The comic book play looks at the societal expectations of Latino cultural identity through superhero fantasy and lots of comedy.

BY Moni­ka Fabi­an | NEW YORK DAILY NEWS

‘El Coqui Espectacular and the Bottle of Doom’ examines the societal expectations of Latino cultural identity through superhero fantasy and lots of comedy.

‘El Coqui Espec­tac­u­lar and the Bot­tle of Doom’ exam­ines the soci­etal expec­ta­tions of Lati­no cul­tur­al iden­ti­ty through super­hero fan­ta­sy and lots of com­e­dy.

For Lati­nos, cul­tur­al iden­ti­ty can be a mine­field. They can gain or lose jobs for being deemed “too Lati­no” or not Lati­no enough.

The com­ic book play “El Coquí Espec­tac­u­lar and the Bot­tle of Doom” exam­ines these soci­etal expec­ta­tions and turns them on their head with some super­hero fan­ta­sy and lots of com­e­dy.

In “El Coquí,” a Nuy­or­i­can com­ic book artist strug­gles with claims that his work is “too Puer­to Rican,” while his broth­er, a mar­ket­ing exec, is fired for the oppo­site.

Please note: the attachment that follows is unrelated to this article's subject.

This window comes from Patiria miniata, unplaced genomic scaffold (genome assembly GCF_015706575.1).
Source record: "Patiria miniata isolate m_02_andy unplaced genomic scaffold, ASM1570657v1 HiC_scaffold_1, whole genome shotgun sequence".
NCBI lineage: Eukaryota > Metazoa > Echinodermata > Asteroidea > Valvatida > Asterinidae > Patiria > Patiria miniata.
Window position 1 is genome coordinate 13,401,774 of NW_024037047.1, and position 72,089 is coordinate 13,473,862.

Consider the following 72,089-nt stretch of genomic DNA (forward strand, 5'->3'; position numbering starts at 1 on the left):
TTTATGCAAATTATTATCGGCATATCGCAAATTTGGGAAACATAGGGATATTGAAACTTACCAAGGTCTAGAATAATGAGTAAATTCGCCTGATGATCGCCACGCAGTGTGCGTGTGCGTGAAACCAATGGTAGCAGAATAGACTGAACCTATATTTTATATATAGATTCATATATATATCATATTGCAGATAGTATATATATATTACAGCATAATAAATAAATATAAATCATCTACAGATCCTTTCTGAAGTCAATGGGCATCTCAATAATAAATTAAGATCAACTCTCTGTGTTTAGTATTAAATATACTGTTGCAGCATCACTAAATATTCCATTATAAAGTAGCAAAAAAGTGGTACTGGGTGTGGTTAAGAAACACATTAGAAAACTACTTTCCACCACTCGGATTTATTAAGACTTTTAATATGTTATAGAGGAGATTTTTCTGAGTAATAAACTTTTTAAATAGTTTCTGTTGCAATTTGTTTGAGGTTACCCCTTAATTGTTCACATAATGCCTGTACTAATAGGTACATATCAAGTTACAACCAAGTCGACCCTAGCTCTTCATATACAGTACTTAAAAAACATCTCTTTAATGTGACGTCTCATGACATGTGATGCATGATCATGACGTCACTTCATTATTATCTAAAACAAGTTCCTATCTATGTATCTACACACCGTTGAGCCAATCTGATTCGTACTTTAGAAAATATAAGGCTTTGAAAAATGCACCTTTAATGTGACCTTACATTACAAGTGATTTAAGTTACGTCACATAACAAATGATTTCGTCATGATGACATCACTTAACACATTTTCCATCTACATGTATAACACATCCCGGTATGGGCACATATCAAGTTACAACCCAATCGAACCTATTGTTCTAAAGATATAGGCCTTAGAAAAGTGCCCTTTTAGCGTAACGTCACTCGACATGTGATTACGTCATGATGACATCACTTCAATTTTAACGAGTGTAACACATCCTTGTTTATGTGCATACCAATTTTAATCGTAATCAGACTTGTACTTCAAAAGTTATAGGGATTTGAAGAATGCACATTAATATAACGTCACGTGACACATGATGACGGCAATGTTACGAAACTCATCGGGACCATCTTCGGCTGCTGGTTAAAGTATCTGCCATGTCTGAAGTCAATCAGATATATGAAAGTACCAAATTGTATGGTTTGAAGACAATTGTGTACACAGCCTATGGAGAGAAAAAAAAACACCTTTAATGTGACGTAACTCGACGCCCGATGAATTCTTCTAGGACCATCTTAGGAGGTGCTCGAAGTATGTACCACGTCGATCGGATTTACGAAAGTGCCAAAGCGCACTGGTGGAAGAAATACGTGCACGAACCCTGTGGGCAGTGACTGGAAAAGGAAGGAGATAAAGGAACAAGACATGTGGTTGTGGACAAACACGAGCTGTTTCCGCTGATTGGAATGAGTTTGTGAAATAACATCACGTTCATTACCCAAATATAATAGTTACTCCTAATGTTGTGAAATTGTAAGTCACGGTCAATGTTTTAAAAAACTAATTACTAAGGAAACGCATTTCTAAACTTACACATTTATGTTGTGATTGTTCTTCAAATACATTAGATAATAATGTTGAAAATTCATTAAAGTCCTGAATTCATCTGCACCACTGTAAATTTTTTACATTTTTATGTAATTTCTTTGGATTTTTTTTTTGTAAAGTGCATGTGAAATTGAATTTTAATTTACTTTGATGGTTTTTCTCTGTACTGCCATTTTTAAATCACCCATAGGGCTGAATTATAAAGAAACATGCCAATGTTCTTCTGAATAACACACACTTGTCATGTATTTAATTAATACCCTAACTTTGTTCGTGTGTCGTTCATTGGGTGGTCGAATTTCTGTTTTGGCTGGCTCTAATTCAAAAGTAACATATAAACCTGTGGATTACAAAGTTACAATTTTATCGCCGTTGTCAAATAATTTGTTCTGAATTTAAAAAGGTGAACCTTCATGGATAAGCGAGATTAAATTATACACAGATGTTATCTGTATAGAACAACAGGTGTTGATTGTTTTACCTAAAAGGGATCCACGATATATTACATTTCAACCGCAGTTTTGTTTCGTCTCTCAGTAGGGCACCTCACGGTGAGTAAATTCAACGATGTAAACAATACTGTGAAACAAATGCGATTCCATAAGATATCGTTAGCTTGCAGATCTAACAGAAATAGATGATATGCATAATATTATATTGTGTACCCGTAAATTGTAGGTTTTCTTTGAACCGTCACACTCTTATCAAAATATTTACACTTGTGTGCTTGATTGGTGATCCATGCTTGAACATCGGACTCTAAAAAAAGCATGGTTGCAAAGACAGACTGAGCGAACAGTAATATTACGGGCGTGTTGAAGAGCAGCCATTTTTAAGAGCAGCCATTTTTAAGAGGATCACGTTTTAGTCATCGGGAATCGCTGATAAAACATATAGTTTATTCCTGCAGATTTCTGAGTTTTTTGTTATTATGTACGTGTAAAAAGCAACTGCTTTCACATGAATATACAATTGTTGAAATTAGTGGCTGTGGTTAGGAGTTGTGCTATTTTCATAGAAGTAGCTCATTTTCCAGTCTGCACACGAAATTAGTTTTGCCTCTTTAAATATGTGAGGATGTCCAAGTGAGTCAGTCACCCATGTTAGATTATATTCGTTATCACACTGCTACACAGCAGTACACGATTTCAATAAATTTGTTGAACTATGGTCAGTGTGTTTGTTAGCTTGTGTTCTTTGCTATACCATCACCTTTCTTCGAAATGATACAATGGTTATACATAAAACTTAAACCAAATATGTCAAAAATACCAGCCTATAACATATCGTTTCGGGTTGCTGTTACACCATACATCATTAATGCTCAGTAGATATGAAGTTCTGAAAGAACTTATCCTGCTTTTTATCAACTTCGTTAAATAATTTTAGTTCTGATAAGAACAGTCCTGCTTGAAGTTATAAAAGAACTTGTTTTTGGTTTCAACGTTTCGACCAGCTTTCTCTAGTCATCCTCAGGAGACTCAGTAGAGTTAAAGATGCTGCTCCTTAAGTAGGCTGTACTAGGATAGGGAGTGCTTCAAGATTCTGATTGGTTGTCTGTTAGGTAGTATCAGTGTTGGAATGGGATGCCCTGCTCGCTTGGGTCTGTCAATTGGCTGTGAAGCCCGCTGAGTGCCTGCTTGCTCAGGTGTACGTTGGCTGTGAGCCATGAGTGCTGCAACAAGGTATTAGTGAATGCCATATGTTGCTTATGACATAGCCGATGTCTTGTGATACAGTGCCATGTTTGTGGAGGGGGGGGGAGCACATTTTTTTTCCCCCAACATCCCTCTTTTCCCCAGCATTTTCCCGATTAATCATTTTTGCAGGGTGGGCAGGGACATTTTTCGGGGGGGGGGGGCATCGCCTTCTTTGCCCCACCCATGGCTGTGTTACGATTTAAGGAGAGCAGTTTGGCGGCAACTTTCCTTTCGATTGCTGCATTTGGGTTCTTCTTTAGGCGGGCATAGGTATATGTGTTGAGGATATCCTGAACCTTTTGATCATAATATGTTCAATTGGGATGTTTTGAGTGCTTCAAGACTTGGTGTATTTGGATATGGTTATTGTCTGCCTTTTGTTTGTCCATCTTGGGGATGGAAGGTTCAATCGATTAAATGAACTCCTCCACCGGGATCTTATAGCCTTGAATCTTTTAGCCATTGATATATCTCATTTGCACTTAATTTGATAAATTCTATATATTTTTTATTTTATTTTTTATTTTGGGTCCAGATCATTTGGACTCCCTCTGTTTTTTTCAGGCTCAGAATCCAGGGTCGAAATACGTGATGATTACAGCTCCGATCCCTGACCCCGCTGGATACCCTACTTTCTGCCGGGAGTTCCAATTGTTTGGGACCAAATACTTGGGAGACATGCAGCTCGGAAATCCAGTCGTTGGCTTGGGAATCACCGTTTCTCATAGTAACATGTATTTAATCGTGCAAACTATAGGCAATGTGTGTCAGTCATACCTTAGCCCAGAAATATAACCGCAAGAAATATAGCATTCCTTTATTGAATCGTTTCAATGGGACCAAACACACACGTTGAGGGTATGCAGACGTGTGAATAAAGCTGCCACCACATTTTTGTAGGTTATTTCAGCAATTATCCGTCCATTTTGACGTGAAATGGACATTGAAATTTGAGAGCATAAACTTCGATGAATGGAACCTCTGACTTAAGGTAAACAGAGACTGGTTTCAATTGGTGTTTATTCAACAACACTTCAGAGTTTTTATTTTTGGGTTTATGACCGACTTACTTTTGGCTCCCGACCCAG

The pair grap­ples with these pres­sures from Lati­nos and non-Lati­nos alike by cre­at­ing a real-life super­hero that they plan to unveil at the Puer­to Rican Day Parade.

“Coquí” play­wright Matthew Bar­bot says the script took about sev­en years to write and was his first work to address issues of eth­nic­i­ty and iden­ti­ty.

“There’s a space between Gar­cia Lorca’s poet­ry and ‘Down These Mean Streets’ by Piri Thomas that I think a lot of Lati­nos in the U.S., espe­cial­ly now, are liv­ing in,” he says.

Like Coquí’s main char­ac­ters, Bar­bot tries to shake off notions of Lati­no-ness — includ­ing in the­ater.

“I do some­times won­der when there’s a call for work from Lati­no play­wrights, if they’re look­ing for a spe­cif­ic kind of play about spe­cif­ic issues — about drugs and jail, immi­gra­tion, sad­ness; or alter­nate­ly, about the mag­i­cal abuela who has her native mag­ic.

“We’re sec­ond or third gen­er­a­tion at this point,” the 27-year-old, Park Slope native con­tin­ues.

“Our par­ents are often bet­ter off than theirs were. We’re no longer liv­ing in depressed areas — and even those who do, have more diverse sto­ries to tell.”

“El Coqui” was a final­ist in last fall’s emerg­ing play­wrights com­pe­ti­tion at Reper­to­rio Español.

It opens as part of Brick Theater’s com­ic book fes­ti­val on June 5 — the week­end of this year’s Puer­to Rican Day Parade.